We need to prove that $$I _ c$$ is an ideal, therefore suppose that $$f, g \in I _ c$$, we want to show that $$f - g \in I _ c$$, but we can see that $$\left( f - g \right) \left( c \right) := f \left( c \right) - g \left( c \right) = 0$$, so we know that $$f - g \in I _ c$$. Now let $$h : \left[ 0, 1 \right] \to \mathbb{ R }$$ be any continuous function, and suppose that $$k \in I _ c$$ then $$\left( h \cdot k \right) \left( c \right) := h \left( c \right) \cdot k \left( c \right) = h \left( c \right) \cdot 0 = 0$$, therefore $$h \cdot c \in I _ c$$ as needed, so that $$I _ c$$ is an ideal.

We see that $$I _ { c _ 1 } \cup I _ { c _ 2 }$$ is not an ideal, this is because they may vanish at different places, consider the following counter example: $$f, g \in I _ { c _ 1 } \cup I _ { c _ 2 }$$ then perhaps $$f \left( c _ 1 \right) = 0$$ but $$f \left( c _ 2 \right) = 1$$ and $$g \left( c _ 1 \right) = 1$$ and $$g \left( c _ 2 \right) = 0$$, then if we consider $$\left( f - g \right) \left( c _ 1 \right) := f \left( c _ 1 \right) - g \left( c _ 1 \right) = 0 + 1 \neq 0$$ and then also $$\left( g - f \right) \left( c _ 1 \right) := g \left( c _ 1 \right) - f \left( c _ 1 \right) = 1 + 0 \neq 0$$ so therefore $$f - g \notin I _ { c _ 1 } \cup I _ { c _ 2 }$$ so it cannot be an ideal.

We should have that $$I _ { c _ 1 } \cap I _ { c _ 2 }$$ is an ideal, this is because now an element would have two vanishing points and things would fallout like in our original verification that $$I _ c$$ was an ideal, well anyway suppose that $$f, g \in I _ { c _ 1 } \cap I _ { c _ 2 }$$ now note that $$f - g \left( c _ 1 \right) = 0 = f - g \left( c _ 2 \right)$$ because they both vanish at these points so $$f - g \in I _ { c _ 1 } \cap I _ { c _ 2 }$$. Now suppose that $$h \in R$$ and $$k \in I _ { c _ 1 } \cap I _ { c _ 2 }$$ then $$h k \left( c _ 1 \right) = 0 = h k \left( c _ 2 \right)$$ as needed, so we've shown this is an ideal.

We need to show that $$R / I _ c$$ is ismorphic to $$\mathbb{ R }$$, we take the hint and will do it through the function $$\phi \left( f + I _ c \right) = f \left( c \right)$$. Recall that $$R / I _ c = \left\{ f + I _ c : f \in R \right\} = \left\{ \left\{ f + g : g \in I _ c \right\} : f \in R \right\}$$. For two crones to be ismorophic it means that they form a crone homomorphism which is a bijection, so we have to verify a few things $\phi \left( \left( f + I _ c \right) + \left( g + I _ c \right) \right) = \phi \left( \left( f + g \right) + I _ c \right) = \left( f + g \right) \left( c \right) = f \left( c \right) + g \left( c \right) = \phi \left( f + I _ c \right) + \phi \left( g + I _ c \right)$ and also $\phi \left( \left( f + I _ c \right) \left( g + I _ c \right) \right) = \phi \left( \left( f \cdot g \right) + I _ c \right) = f \left( c \right) g \left( c \right) = \phi \left( f + I _ c \right) \cdot \phi \left( g + I _ c \right)$ and suppose that $$1$$ is the constant function that sends every value to one, then $\phi \left( 1 + I _ c \right) = 1 \left( c \right) = 1$ therefore $$\phi$$ is a crone homomorphism, now we want to prove that it is bijective, let $$r \in \mathbb{ R }$$, then there is a constant function $$\textbf{r}$$, so that $$\phi \left( \textbf{r} + I _ c \right) = \textbf{ r } \left( c \right) = r$$, so we've shown that $$\phi$$ is surjective, now suppose that $$a \neq b \in \mathbb{ R }$$, then if we have $$\phi \left( j + I _ c \right) = a$$ and $$\phi \left( i + I _ c \right) = b$$, we'd like to prove that $$j + I _ c \neq i + I _ c$$, we can easily show that $$j + I _ c \cap i + I _ n = \emptyset$$, for this suppose that $$m \in j + I _ c$$ so that $$m = j + p$$ where $$p \in I _ c$$, then note that $$m \left( c \right) = j \left( c \right) = a$$, if $$m$$ were to also be in $$i + I _ c$$ that would mean that $$m = i + q$$ for some $$q \in I _ c$$ therefore $$m \left( c \right) = i \left( c \right) = b$$ which is a contradiction because $$a \neq b$$, so we've just shown that $$i + I _ c \neq j + I _ c$$ so that $$\phi$$ is a bijection, therefore it is an isomorphism.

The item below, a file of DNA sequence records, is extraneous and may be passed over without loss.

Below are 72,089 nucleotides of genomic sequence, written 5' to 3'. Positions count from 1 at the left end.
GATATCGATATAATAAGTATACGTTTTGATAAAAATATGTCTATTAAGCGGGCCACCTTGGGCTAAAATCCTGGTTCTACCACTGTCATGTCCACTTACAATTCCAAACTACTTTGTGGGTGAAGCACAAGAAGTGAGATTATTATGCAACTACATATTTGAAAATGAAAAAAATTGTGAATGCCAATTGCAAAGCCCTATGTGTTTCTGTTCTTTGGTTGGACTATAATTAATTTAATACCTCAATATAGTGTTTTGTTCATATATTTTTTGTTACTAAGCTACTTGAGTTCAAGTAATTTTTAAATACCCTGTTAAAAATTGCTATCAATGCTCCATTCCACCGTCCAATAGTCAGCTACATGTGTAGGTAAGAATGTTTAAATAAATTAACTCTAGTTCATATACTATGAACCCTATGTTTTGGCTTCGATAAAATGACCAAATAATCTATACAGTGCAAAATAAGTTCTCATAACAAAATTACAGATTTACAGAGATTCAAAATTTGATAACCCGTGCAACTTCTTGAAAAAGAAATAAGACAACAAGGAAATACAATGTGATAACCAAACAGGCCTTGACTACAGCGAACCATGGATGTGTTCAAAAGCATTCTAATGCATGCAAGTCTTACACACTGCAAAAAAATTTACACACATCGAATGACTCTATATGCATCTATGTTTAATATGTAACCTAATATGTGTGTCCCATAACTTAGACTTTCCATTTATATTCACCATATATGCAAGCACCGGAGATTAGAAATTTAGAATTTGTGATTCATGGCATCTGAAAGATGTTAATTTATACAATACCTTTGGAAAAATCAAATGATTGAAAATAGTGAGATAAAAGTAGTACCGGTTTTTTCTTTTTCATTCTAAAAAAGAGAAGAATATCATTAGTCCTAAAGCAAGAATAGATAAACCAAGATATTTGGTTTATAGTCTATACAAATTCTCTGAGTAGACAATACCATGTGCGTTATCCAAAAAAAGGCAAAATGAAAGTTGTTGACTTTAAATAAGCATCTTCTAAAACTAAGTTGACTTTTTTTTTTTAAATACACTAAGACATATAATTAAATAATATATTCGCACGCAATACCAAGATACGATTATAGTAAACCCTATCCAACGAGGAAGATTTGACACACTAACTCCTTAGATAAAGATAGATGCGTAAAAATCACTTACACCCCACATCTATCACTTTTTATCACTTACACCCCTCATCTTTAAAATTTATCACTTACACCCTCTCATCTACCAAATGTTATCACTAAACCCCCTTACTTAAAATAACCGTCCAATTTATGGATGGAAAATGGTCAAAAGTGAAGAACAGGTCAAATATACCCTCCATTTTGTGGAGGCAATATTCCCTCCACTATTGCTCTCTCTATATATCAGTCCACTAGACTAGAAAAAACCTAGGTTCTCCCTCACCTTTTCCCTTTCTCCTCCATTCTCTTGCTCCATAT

Quotient Remainder For Polynomials
Suppose that $$R$$ is a domain, and that $$f \left( x \right) , g \left( x \right) \in R [ x ]$$, then there exists unique polynomials $$q \left( x \right) , r \left( x \right) \in R [ x ]$$ such that $f \left( x \right) = q \left( x \right) g \left( x \right) + r \left( x \right)$ where either $$r \left( x \right) = 0 _ R$$ or $$\operatorname{ deg } \left( r \right) < \operatorname{ deg } \left( g \right)$$